Healthcare transformation is in the news again. Once again the dialogue will focus on the most frustrating constant of providing care: costs always increase. But there is another constant in healthcare that rarely makes the mainstream discussion: over half the costs are due to the lack of engagement of the chronically ill with their therapy. The CDC says that 86 percent of all U.S. healthcare costs are due to chronic disease and over 50 percent of those costs are attributable to patient behavior. Responsibility for the lack of attention usually focuses care givers, i.e. the need for Accountable Care Organizations, and occasionally politicians who believe this is a “third rail” topic. The reality is a problem of this magnitude is going to take the best efforts of all parties — payers, provider, politicians and patients. Unfortunately one party, the payers, are not yet engaging on changing the behavior of the chronically ill and, in my experience, in fact have financial policies that push in the opposite direction.
I have been a T1D (Type 1 Diabetic) for over 40 years. I have lived through treatment transitions from animal insulins to human insulins, slow-acting to fast-acting to long-acting insulins, urine tests to home blood testing to A1Cs, syringes to pumps, finger pricks to continuous glucose monitoring, and recently closed loop pumps and CGMs to create an artificial pancreas. My ability to treat my diabetes with tighter control has become easier and more effective with every technology advance.
But there has been one constant throughout my 40 years living with this chronic disease — insurers and employer-payers have not just failed to encourage my self-treatment, they have impeded it. Here are the realities of insurer/payer treatment of diabetics:
- Pharmacy formularies offer no low-cost generic insulins for patent-expired medications.
- The more I test myself and the more diligent my insulin regimen, the more I pay. Co-payments increase with frequency of treatment as if testing and injecting insulin are undesired behaviors.
- Pharmacy formularies try to tell me how much insulin I need based on some unseen average data. They add friction by controlling access to insulin without recognition of the individualized nature of insulin dosing and how the need for insulin changes as a function of circumstances, e.g. holiday eating and sicknesses that typically raises blood sugars as part of the body’s response.
- Routine visits to my endocrinologist are not treated as preventative care. Thus I pay to practice preventative medicine for costly complications.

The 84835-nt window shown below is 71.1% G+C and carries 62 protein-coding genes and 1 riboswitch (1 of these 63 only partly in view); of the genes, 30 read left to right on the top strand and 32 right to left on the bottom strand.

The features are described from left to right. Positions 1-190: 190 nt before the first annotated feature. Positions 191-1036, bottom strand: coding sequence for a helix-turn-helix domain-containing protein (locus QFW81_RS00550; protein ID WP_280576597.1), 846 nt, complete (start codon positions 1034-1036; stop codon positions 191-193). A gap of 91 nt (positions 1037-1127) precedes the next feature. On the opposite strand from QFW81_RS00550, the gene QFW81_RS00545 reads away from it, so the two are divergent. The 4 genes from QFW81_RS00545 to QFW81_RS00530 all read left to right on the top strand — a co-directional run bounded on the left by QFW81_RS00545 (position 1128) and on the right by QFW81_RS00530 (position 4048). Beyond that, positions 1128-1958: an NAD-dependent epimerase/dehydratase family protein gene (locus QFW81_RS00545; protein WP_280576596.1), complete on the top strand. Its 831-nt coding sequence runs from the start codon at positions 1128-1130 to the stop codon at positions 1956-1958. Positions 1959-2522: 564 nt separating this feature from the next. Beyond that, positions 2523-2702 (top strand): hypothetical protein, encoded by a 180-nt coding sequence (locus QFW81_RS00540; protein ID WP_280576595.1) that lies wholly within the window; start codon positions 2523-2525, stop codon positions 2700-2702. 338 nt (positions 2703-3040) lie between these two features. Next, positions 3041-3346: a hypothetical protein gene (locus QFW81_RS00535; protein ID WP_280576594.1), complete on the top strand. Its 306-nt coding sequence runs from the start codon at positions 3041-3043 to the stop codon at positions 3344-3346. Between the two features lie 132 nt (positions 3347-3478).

- Insulin costs, and thus my self-treatment costs, have increased 400 percent in the last 10 years even though there have been no improvements in the product.
A colleague of mine recently told me a story of a harsh CEO who, when he did not understand a subordinate’s report on the business, pointedly asked, “Are you lying to me or are you incompetent?” I don’t agree with the management style, but the question occurred to me the other day when I went to the pharmacy to get my monthly diabetic care giving supplies.
Diabetes tops the “cost-by-disease” list of chronic illnesses in the U.S. Diabetes is the poster child of chronic disease and as such can shed light on broader chronic disease problems. Healthcare in the U.S. is once again in a transformative period focused on costs and how policies and behaviors drive them ever higher. The analysis below will show that there are costs to both treatment and non-treatment of a chronic disease and every diabetic knows that it is “penny wise, pound foolish” to try to save time or money on treatment — both personally and economically. The question is, why do insurers not understand this?
Diabetes is a lifestyle disease with lifestyle therapy. It has terrible and extremely expensive long-term consequences if not treated — blindness, kidney failure, heart disease, neuropathy, etc. Insurers and analysts alike refer to diabetes as an epidemic in the U.S., driven primarily by obesity’s connection to Type 2 diabetes, and it has even been cited as the primary reason life expectancy has recently decreased in the US. The treatment for T1Ds is different and more intense than for Type 2s, but the therapy disciplines are similar. The treatments are even converging somewhat when it comes to insulin use.